What is sleep?
Sleep is a state of altered consciousness in which we become less aware of what’s going on around us. Sleep can take different forms in different animals. Dolphins, for example, sleep just half a brain at a time, and can even continue to swim while asleep.
For humans, sleep involves four stages, called N1, N2, N3 and rapid eye movement (REM). N1 is the lightest stage of sleep. It usually occurs right after you fall asleep, and typically lasts less than 10 minutes. During N2, you sink deeper into sleep. This stage is characterised by brief, high-amplitude brainwaves called ‘K-complexes’ and bursts of lower-amplitude waves called ‘sleep spindles’. The N3 stage is the deepest stage of sleep, and is characterised by slow brain waves called delta waves.
Finally, during REM sleep your brain activity and breathing rate speed up, and your eyes move quickly in lots of directions. Our most vivid dreams tend to occur in REM sleep, and our brain paralyses our muscles so that we’re unable to act them out. During the night, we continually cycle through these four sleep stages, with a full cycle taking around 90 minutes in adults.
How much sleep do we actually need?
It depends how old you are! A 2014 review of the scientific research concluded that toddlers (aged one to two) typically need between 11 and 14 hours of sleep per night, and this then decreases with age. Teenagers typically need around 8 to 10 hours of sleep, while adults need around 7 to 9 hours a night.
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There are differences between us, though, and some adults can function perfectly well on six hours of sleep. However, you’re probably kidding yourself if you think you can get by on four hours!
It is also possible to sleep too much: adults are not recommended to have 11 or more hours of sleep a night. There are links between excessive sleep and medical problems including cardiovascular disease, obesity and diabetes, but it’s not clear why this is. It might be that these conditions cause oversleeping in the first place, or that sleeping when our bodies would more naturally be awake can harm the body in some way.
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Why do we dream?
The psychoanalyst Sigmund Freud suggested that dreams provide clues about the ‘unconscious mind’, arguing that they give us a way to fulfil hidden desires. Many scientists now reject this theory, because his ideas were based on only a small number of people, and it’s also difficult, if not impossible, to test some of his ideas.
A more popular idea is that dreaming helps us to process and deal with the emotions that we’ve experienced during the day. Another theory is that dreaming provides a kind of ‘virtual reality’ model of the world, enabling us to test out certain cognitive processes.
Our dreams may also provide a kind of survival mechanism by allowing us to simulate potential threats or rehearse social situations in advance. Finally, it might be that dreams serve no specific function, but are simply the by-product of our brain’s ceaseless activity while we sleep.
Why do our bodies need sleep?
Sleep has multiple benefits for our bodies and brains – a fact which also helps to explain why sleep evolved. For example, sleep is important for the production of certain hormones, such as the growth hormone, which, among other things, stimulates the regeneration of damaged and dying cells. Sleep also allows us to restore, retune and finely balance certain physiological processes within our bodies. An example of this is the 2013 finding by researchers at the University of Rochester, New York, that the toxins which build up in our brains during waking hours are flushed out of the brain during sleep.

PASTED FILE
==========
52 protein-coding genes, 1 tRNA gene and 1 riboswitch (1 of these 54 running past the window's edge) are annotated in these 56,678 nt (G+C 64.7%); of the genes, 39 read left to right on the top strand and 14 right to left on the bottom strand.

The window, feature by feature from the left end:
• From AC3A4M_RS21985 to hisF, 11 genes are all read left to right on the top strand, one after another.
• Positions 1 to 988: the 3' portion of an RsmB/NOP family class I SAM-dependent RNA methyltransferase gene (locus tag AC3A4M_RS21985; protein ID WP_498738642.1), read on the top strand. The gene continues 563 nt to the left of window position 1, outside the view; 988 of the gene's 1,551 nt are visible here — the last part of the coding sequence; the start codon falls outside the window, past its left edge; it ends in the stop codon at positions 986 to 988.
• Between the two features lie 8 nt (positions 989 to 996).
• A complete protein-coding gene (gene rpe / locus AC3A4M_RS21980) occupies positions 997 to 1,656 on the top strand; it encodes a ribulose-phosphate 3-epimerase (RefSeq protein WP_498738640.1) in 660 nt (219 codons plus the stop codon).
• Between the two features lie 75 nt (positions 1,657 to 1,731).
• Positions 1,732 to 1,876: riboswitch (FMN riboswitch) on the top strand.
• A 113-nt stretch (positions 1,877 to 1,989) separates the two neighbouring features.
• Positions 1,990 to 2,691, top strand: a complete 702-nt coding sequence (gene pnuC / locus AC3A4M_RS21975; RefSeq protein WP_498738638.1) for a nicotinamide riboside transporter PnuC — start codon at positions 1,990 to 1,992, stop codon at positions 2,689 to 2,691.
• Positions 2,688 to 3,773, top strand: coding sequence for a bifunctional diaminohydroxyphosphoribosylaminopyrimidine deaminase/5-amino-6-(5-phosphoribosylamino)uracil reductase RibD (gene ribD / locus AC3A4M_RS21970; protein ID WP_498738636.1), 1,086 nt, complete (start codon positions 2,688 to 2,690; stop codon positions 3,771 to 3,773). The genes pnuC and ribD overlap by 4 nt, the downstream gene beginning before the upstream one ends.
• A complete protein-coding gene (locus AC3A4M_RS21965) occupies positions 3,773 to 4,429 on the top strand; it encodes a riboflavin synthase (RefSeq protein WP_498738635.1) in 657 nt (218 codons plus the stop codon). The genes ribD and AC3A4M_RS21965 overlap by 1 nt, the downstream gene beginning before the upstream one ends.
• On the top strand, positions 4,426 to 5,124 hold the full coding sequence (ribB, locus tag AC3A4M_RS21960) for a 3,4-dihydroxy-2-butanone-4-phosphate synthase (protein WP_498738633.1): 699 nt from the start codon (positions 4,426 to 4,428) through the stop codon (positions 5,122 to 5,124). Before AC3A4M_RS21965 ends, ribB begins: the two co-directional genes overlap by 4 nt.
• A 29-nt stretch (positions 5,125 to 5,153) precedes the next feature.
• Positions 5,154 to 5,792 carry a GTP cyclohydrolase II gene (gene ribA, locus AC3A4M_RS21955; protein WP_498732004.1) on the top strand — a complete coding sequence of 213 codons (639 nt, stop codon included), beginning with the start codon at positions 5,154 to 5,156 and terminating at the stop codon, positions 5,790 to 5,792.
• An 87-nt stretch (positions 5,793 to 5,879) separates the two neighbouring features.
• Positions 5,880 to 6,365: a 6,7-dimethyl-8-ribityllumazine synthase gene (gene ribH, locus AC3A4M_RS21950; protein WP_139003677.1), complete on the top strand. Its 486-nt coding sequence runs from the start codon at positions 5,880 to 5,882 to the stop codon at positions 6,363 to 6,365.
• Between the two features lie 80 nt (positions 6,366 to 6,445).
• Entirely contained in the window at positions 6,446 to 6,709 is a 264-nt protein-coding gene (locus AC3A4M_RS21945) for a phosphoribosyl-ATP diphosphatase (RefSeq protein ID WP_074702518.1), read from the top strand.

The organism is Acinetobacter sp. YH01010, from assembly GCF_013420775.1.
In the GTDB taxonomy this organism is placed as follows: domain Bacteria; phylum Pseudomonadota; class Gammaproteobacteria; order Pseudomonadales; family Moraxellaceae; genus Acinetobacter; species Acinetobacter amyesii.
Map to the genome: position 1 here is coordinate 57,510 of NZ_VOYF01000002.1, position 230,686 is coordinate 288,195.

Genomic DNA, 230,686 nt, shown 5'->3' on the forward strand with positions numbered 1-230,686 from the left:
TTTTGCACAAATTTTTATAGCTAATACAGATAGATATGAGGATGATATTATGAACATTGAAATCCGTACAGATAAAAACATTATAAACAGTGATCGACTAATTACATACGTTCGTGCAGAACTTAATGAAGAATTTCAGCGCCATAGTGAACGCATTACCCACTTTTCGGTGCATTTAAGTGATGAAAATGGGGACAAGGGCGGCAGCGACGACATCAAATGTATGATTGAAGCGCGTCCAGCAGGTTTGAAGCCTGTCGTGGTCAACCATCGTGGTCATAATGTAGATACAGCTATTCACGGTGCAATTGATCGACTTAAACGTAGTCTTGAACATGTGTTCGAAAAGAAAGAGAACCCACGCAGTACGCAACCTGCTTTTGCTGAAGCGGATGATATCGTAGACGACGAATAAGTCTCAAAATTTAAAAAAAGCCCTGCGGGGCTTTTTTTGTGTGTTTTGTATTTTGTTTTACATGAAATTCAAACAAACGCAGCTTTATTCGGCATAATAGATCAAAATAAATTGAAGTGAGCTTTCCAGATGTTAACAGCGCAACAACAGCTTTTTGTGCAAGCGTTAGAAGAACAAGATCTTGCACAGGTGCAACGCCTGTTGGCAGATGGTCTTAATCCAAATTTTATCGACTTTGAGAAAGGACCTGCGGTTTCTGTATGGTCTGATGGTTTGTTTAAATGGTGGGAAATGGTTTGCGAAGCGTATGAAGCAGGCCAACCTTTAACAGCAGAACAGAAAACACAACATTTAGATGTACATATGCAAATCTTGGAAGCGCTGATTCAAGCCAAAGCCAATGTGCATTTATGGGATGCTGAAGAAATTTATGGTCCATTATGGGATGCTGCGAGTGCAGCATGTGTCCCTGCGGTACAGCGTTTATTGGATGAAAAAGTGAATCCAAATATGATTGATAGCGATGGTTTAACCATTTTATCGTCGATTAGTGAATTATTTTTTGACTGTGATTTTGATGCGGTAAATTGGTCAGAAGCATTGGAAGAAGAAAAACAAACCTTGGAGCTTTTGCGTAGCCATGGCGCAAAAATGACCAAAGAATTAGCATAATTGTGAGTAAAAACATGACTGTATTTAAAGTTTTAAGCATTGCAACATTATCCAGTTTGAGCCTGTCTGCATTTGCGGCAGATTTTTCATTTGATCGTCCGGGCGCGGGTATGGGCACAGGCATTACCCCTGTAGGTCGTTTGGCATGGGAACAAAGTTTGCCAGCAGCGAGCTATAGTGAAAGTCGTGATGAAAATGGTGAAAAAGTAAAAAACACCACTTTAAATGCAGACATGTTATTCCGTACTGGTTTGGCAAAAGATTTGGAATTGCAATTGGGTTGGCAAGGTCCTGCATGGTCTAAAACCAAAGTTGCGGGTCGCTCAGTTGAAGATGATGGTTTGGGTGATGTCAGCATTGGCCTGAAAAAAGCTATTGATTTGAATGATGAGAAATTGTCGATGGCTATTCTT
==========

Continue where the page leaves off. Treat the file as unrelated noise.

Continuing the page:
Sleep also plays an important role in boosting our immune system, in learning and consolidating memories and in emotional regulation – essentially, our ability to manage and control our feelings and behaviour.
Why did sleep evolve in the first place?
The evolution of sleep is something of a paradox. We spend around 30 per cent of our lives sleeping, but during this time our vigilance is at its lowest and we’re less likely to notice threats. Sleep would have made our ancient ancestors less aware of, say, a prowling tiger.
We’re also typically unable to eat, drink or reproduce while we sleep – all of which are key for our survival. The eminent sleep scientist Allan Rechtschaffen said, “if sleep doesn’t serve some vital function, it is the biggest mistake evolution ever made.” Evolutionary theories include the idea that sleep allows us to conserve energy and save it for when we’re awake, or that sleep actually makes us less vulnerable to threats during the darkness of night by keeping us immobile and less likely to wander into danger.
by Prof Alice Gregory
Alice is a sleep scientist at Goldsmiths, University of London, and author of Nodding Off (£16.99, Bloomsbury Sigma).
Read more about sleep:
- A scientist’s guide to life: How to get a good night’s sleep
- Dr Michael Mosley: Why is sleep so important?
- Sleep technology: 21 top sleeping aids and gadgets to help you nod off
- Sleep in quarantine: is the lockdown affecting our dreams?
- The mysteries of sleep: everything we don’t know about why we snooze
- How much sleep do we need?
- Five things you probably didn’t know about sleep
Alice is a Professor of Psychology at Goldsmiths. She has contributed to several diverse research areas, including the longitudinal associations between sleep and psychopathology, behavioural genetics, sleep paralysis and exploding head syndrome. In addition to her scientific contributions she also excels in the public engagement of science. She has published two popular science book (Nodding Off, Bloomsbury, 2018 and Sleepy Pebble, Nobrow, 2019). She regularly contributes articles to the media and has had her work published in outlets including the Guardian, GQ UK, Sud Ouest, Slate Fr, Independent.